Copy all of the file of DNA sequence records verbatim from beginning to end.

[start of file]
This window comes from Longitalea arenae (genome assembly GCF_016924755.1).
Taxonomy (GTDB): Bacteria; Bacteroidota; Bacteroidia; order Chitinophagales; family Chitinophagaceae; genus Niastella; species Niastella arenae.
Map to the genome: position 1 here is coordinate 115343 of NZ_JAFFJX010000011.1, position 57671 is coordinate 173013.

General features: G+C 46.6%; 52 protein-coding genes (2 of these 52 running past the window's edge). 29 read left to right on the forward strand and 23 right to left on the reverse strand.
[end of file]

This window comes from Longitalea arenae (genome assembly GCF_016924755.1).
Taxonomy (GTDB): Bacteria; Bacteroidota; Bacteroidia; order Chitinophagales; family Chitinophagaceae; genus Niastella; species Niastella arenae.
Map to the genome: position 1 here is coordinate 115343 of NZ_JAFFJX010000011.1, position 57671 is coordinate 173013.

General features: G+C 46.6%; 52 protein-coding genes (2 of these 52 running past the window's edge). 29 read left to right on the forward strand and 23 right to left on the reverse strand.